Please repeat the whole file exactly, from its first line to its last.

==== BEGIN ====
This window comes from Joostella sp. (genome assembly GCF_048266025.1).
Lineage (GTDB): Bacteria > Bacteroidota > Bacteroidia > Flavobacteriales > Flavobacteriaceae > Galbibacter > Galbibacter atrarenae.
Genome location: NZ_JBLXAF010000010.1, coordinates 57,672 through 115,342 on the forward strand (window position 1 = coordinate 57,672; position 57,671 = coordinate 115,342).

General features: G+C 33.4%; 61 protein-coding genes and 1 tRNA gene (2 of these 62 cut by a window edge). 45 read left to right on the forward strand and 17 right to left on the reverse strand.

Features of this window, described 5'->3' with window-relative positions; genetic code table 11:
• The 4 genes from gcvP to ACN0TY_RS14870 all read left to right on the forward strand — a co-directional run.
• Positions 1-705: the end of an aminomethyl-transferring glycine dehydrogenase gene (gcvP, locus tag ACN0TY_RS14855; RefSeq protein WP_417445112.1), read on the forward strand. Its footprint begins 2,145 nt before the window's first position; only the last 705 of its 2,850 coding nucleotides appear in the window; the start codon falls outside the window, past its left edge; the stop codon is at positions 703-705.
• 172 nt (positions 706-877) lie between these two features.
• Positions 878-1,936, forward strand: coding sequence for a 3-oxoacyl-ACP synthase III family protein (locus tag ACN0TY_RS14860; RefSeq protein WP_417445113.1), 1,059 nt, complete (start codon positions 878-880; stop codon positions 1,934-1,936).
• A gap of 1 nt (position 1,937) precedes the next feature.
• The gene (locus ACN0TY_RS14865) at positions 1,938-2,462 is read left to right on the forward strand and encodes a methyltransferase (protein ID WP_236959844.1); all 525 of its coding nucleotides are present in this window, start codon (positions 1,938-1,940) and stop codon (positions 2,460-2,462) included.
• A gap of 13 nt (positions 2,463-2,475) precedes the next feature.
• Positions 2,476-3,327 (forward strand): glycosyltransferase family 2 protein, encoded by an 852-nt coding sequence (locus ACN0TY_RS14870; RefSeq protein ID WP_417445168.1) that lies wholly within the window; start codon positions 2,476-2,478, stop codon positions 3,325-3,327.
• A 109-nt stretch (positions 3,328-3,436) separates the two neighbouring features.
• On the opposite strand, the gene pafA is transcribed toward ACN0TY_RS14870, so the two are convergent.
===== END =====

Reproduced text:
This window comes from Joostella sp. (genome assembly GCF_048266025.1).
Lineage (GTDB): Bacteria > Bacteroidota > Bacteroidia > Flavobacteriales > Flavobacteriaceae > Galbibacter > Galbibacter atrarenae.
Genome location: NZ_JBLXAF010000010.1, coordinates 57,672 through 115,342 on the forward strand (window position 1 = coordinate 57,672; position 57,671 = coordinate 115,342).

General features: G+C 33.4%; 61 protein-coding genes and 1 tRNA gene (2 of these 62 cut by a window edge). 45 read left to right on the forward strand and 17 right to left on the reverse strand.

Features of this window, described 5'->3' with window-relative positions; genetic code table 11:
• The 4 genes from gcvP to ACN0TY_RS14870 all read left to right on the forward strand — a co-directional run.
• Positions 1-705: the end of an aminomethyl-transferring glycine dehydrogenase gene (gcvP, locus tag ACN0TY_RS14855; RefSeq protein WP_417445112.1), read on the forward strand. Its footprint begins 2,145 nt before the window's first position; only the last 705 of its 2,850 coding nucleotides appear in the window; the start codon falls outside the window, past its left edge; the stop codon is at positions 703-705.
• 172 nt (positions 706-877) lie between these two features.
• Positions 878-1,936, forward strand: coding sequence for a 3-oxoacyl-ACP synthase III family protein (locus tag ACN0TY_RS14860; RefSeq protein WP_417445113.1), 1,059 nt, complete (start codon positions 878-880; stop codon positions 1,934-1,936).
• A gap of 1 nt (position 1,937) precedes the next feature.
• The gene (locus ACN0TY_RS14865) at positions 1,938-2,462 is read left to right on the forward strand and encodes a methyltransferase (protein ID WP_236959844.1); all 525 of its coding nucleotides are present in this window, start codon (positions 1,938-1,940) and stop codon (positions 2,460-2,462) included.
• A gap of 13 nt (positions 2,463-2,475) precedes the next feature.
• Positions 2,476-3,327 (forward strand): glycosyltransferase family 2 protein, encoded by an 852-nt coding sequence (locus ACN0TY_RS14870; RefSeq protein ID WP_417445168.1) that lies wholly within the window; start codon positions 2,476-2,478, stop codon positions 3,325-3,327.
• A 109-nt stretch (positions 3,328-3,436) separates the two neighbouring features.
• On the opposite strand, the gene pafA is transcribed toward ACN0TY_RS14870, so the two are convergent.